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Offseason Update: Run D remains a priority

Seattle Seahawks defensive tackle Al Woods (72) during an NFL football game against Cleveland Browns, Sunday, Oct. 13, 2019, in Cleveland. The Seahawks won 32-28. (Aaron Doster via AP)
Seattle Seahawks defensive tackle Al Woods (72) during an NFL football game against Cleveland Browns, Sunday, Oct. 13, 2019, in Cleveland. The Seahawks won 32-28. (Aaron Doster via AP)

JACKSONVILLE – The theme remains a constant.

And if the emphasis on improving against the run isn't defining the Jaguars' 2020 offseason, it's coming close.

Head Coach Doug Marrone, after talking several times earlier this offseason about the need to improve the NFL's 27th-ranked run defense, discussed the issue again Tuesday during his first media availability since the COVID-19 pandemic began.

"Obviously, defensively we're looking to bring in people that obviously can stop the run," Marrone told reporters during a Tuesday conference call.

The reason it's so obvious is the Jaguars' 6-10 2019 season was defined by the struggles against the run. That was particularly true of a five-game losing streak that took the team from a contending 4-4 to 4-9 and out of the postseason.

The Jaguars allowed 195 or more yards rushing four times during the five-game stretch, including three consecutive games – AFC South losses to Houston, Tennessee and Indianapolis – in which they allowed at least 216 yards rushing.

Marrone said the results influenced the focus early in the league year, when the Jaguars acquired not only former Cleveland Browns middle linebacker Joe Schobert but former Seattle Seahawks defensive tackle Al Woods and former Arizona Cardinals defensive lineman Rodney Gunter.

"We're really trying to almost taking a baseball analogy of trying to be strong up the middle, you know, with our two defensive tackles, or our defensive tackle and our nose [tackle], and obviously our Mike linebacker, being able to point the defense and feed everything in to him," Marrone said.

"I think when you're looking at those three players that we brought in, they're solid guys, they're solid football players, they bring some versatility, but the main thing is – like I said before – our priority was making sure we brought people in to stop the run."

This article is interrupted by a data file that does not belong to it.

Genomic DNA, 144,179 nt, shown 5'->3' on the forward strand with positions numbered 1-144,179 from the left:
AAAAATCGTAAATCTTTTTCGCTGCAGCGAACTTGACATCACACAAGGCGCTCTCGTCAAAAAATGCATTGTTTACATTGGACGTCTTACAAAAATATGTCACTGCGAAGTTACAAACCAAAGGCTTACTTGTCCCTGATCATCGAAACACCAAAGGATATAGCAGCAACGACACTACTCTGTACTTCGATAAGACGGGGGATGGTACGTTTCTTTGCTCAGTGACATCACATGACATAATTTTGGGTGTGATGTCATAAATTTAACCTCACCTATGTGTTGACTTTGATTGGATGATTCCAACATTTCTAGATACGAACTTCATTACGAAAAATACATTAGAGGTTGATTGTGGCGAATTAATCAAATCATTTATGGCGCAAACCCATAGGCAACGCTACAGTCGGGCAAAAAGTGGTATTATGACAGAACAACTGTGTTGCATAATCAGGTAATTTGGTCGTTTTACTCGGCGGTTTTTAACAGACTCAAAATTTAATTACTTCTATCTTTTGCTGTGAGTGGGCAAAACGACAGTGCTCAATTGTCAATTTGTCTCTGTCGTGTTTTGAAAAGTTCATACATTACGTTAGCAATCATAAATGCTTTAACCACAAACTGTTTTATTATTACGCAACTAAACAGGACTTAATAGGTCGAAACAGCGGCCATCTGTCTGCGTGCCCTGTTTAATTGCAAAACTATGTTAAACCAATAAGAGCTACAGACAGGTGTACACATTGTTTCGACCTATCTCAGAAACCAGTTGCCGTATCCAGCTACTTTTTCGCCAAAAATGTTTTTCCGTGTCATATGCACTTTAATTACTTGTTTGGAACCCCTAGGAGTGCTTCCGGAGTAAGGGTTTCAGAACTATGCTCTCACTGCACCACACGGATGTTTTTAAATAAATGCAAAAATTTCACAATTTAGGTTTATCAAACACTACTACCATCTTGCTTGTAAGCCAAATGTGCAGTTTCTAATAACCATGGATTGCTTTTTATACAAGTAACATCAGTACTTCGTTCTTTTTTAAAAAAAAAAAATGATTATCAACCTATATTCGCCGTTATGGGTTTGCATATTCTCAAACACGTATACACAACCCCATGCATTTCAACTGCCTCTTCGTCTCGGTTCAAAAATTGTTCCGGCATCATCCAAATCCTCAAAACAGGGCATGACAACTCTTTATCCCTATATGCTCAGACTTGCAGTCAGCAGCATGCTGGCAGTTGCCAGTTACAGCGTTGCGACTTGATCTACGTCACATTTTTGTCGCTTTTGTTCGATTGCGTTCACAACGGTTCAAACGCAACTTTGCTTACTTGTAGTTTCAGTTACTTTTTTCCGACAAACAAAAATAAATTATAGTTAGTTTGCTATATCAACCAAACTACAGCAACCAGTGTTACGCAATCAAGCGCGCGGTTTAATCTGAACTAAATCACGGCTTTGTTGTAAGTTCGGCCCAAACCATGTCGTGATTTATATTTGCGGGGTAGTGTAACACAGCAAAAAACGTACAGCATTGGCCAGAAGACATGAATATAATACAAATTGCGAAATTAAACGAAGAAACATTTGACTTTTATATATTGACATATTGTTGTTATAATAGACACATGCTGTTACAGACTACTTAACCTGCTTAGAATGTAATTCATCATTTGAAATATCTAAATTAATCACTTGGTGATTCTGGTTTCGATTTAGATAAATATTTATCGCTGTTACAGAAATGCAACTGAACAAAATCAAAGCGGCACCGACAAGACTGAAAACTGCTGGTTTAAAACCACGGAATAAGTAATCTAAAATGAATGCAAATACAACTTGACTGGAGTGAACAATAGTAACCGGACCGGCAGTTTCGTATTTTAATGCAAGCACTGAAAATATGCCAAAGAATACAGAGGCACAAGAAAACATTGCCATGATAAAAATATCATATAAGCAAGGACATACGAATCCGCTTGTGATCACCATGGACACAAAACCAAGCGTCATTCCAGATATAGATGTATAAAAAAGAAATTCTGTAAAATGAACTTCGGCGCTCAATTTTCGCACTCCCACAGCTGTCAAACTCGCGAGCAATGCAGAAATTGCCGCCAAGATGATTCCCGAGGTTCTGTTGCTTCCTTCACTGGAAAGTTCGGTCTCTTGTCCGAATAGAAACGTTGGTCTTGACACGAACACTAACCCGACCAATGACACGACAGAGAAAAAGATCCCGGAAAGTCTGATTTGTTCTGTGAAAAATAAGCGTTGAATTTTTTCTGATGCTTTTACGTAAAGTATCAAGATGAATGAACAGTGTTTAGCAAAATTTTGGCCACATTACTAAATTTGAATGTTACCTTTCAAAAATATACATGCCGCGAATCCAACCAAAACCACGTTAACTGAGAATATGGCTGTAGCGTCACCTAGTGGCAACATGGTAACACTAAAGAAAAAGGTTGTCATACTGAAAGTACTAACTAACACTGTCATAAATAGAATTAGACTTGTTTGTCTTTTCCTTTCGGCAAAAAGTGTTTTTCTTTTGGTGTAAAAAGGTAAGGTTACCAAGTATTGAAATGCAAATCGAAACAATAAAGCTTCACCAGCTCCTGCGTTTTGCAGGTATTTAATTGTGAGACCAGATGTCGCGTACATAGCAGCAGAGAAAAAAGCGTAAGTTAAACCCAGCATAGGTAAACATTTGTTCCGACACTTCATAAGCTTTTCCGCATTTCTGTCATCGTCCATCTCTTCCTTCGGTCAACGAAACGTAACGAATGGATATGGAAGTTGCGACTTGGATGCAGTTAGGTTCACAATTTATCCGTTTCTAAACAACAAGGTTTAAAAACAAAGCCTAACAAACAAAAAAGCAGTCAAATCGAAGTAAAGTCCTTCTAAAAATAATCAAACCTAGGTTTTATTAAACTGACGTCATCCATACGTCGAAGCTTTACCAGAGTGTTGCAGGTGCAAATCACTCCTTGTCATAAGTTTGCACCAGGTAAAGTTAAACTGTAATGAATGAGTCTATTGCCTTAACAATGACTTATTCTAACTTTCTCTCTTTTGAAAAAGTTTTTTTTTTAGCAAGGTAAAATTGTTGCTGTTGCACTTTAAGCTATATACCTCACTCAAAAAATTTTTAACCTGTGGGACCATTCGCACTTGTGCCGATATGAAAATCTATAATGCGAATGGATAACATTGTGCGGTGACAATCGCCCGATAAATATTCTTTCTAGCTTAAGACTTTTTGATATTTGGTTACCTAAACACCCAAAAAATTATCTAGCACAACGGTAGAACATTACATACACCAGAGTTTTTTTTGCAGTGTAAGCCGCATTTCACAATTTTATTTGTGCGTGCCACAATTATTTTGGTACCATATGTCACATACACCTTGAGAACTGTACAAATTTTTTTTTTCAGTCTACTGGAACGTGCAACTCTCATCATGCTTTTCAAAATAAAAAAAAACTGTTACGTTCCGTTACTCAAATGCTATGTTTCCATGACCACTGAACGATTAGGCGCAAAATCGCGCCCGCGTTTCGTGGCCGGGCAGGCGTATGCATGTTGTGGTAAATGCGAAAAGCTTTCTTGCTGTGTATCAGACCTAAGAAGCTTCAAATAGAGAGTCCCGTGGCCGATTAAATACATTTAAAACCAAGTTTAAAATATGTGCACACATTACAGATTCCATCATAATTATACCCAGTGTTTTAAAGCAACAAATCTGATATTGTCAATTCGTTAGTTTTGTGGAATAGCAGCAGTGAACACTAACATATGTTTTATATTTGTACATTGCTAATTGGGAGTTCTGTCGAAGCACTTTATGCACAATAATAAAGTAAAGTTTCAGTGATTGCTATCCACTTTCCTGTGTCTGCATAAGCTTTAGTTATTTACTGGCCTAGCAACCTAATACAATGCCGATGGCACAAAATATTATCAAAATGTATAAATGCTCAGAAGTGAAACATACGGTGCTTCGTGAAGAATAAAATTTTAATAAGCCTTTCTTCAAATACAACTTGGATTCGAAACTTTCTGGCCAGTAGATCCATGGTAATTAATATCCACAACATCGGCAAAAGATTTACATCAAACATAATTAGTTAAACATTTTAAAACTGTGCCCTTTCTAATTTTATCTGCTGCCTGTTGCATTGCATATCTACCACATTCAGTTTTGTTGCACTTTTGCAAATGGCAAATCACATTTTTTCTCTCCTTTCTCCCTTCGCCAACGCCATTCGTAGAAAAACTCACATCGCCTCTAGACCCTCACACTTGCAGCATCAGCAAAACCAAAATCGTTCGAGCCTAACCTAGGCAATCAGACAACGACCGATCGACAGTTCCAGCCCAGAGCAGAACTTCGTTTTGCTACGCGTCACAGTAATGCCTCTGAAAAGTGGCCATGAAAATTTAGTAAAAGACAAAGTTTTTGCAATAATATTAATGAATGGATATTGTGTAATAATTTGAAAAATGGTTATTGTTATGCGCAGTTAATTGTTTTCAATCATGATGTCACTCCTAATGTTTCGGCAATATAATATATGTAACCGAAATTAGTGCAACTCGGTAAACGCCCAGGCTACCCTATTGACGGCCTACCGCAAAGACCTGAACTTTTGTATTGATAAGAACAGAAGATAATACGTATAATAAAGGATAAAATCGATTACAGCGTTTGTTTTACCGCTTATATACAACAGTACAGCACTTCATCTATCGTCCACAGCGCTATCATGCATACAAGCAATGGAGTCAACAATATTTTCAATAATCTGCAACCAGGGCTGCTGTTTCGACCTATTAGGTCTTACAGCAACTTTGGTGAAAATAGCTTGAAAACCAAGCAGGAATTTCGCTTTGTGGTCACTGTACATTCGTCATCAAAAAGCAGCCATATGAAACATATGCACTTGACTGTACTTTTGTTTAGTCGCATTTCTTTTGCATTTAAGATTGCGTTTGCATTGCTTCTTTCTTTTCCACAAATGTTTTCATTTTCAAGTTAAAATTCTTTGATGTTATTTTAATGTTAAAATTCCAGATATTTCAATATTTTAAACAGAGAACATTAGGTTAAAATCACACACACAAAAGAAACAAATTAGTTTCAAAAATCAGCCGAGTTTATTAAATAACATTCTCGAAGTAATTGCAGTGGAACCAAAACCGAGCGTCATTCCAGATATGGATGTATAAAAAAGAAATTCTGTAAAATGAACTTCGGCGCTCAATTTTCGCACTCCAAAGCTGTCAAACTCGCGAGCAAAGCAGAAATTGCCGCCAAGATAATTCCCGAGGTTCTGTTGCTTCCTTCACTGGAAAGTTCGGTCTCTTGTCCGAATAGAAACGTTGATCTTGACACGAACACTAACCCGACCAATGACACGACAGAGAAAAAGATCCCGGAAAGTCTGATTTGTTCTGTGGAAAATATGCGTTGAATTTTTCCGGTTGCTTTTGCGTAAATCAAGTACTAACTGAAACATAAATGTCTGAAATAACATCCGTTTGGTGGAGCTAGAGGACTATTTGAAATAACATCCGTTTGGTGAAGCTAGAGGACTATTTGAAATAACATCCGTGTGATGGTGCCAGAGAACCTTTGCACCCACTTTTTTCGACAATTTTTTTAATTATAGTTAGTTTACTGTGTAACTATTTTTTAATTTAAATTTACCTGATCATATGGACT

Marrone on Tuesday also emphasized the need for more playmakers offensively. Asked if there were enough weapons on offense, he replied: "I would say the answer to that is no." Wide receiver D.J. Chark Jr. caught 73 passes for 1,008 yards and eight touchdowns in his NFL second season in 2019, and running back Leonard Fournette rushed for a career-high 1,152 yards and three touchdowns on 265 carries. The most productive non-quarterback skill player after that was veteran wide receiver Chris Conley, who set career-highs with 47 receptions for 775 yards and five touchdowns. "We're always trying to find more weapons – whether it be on the outside, whether it be in the backfield or at the tight end position or whether it's someone that is going to push the offensive line," Marrone said. "Where do we plug in these players that can get on the field and make plays? Really outside of the offensive line and the quarterback, every other player there is going to be a substitute in there at some time whether it be on the outside at receiver or even in the backfield. As much as Leonard played last year, there's still time where someone else has to come in the game for him." Marrone said the team feels good about a tight end group that now includes Tyler Eifert, James O'Shaughnessy and Josh Oliver. He also spoke positively of the wide receivers and running backs, adding: "At that same point, who is someone that's going to come in there that's different? … The one thing about offense is you always want playmakers and you're always looking. I don't know that I've ever heard said, 'Oh my gosh, we have enough.' It's one of those things that you never have enough. It's like chocolate chip cookies. There's never enough in the house for me."


Marrone on working remotely because of the COVID-19 pandemic: "I think what is tough for us as coaches is like a lot of us, we are creatures of habit. You wake up, you go into work, you get that cup of coffee, whatever you may do. Now you find yourself having to reprogram yourself into a routine that is different at home. I try to wake up at the same time, get the coffee at the same time and put my workday in."

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